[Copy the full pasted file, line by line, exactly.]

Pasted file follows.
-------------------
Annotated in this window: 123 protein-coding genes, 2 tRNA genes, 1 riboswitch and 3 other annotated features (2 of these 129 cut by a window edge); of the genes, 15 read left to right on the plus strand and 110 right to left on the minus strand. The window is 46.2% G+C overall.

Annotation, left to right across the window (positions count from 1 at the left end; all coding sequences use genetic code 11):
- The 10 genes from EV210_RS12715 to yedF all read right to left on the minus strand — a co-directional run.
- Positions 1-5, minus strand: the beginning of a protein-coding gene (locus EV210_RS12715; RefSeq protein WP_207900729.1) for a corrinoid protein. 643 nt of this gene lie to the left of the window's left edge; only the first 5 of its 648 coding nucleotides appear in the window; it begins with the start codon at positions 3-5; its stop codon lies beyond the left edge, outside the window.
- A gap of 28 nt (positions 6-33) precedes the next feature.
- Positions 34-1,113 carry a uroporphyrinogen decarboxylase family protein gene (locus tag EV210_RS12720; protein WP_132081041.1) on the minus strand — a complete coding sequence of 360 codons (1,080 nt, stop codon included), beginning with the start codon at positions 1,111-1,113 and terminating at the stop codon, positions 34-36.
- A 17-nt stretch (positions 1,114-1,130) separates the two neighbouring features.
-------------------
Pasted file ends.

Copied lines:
Annotated in this window: 123 protein-coding genes, 2 tRNA genes, 1 riboswitch and 3 other annotated features (2 of these 129 cut by a window edge); of the genes, 15 read left to right on the plus strand and 110 right to left on the minus strand. The window is 46.2% G+C overall.

Annotation, left to right across the window (positions count from 1 at the left end; all coding sequences use genetic code 11):
- The 10 genes from EV210_RS12715 to yedF all read right to left on the minus strand — a co-directional run.
- Positions 1-5, minus strand: the beginning of a protein-coding gene (locus EV210_RS12715; RefSeq protein WP_207900729.1) for a corrinoid protein. 643 nt of this gene lie to the left of the window's left edge; only the first 5 of its 648 coding nucleotides appear in the window; it begins with the start codon at positions 3-5; its stop codon lies beyond the left edge, outside the window.
- A gap of 28 nt (positions 6-33) precedes the next feature.
- Positions 34-1,113 carry a uroporphyrinogen decarboxylase family protein gene (locus tag EV210_RS12720; protein WP_132081041.1) on the minus strand — a complete coding sequence of 360 codons (1,080 nt, stop codon included), beginning with the start codon at positions 1,111-1,113 and terminating at the stop codon, positions 34-36.
- A 17-nt stretch (positions 1,114-1,130) separates the two neighbouring features.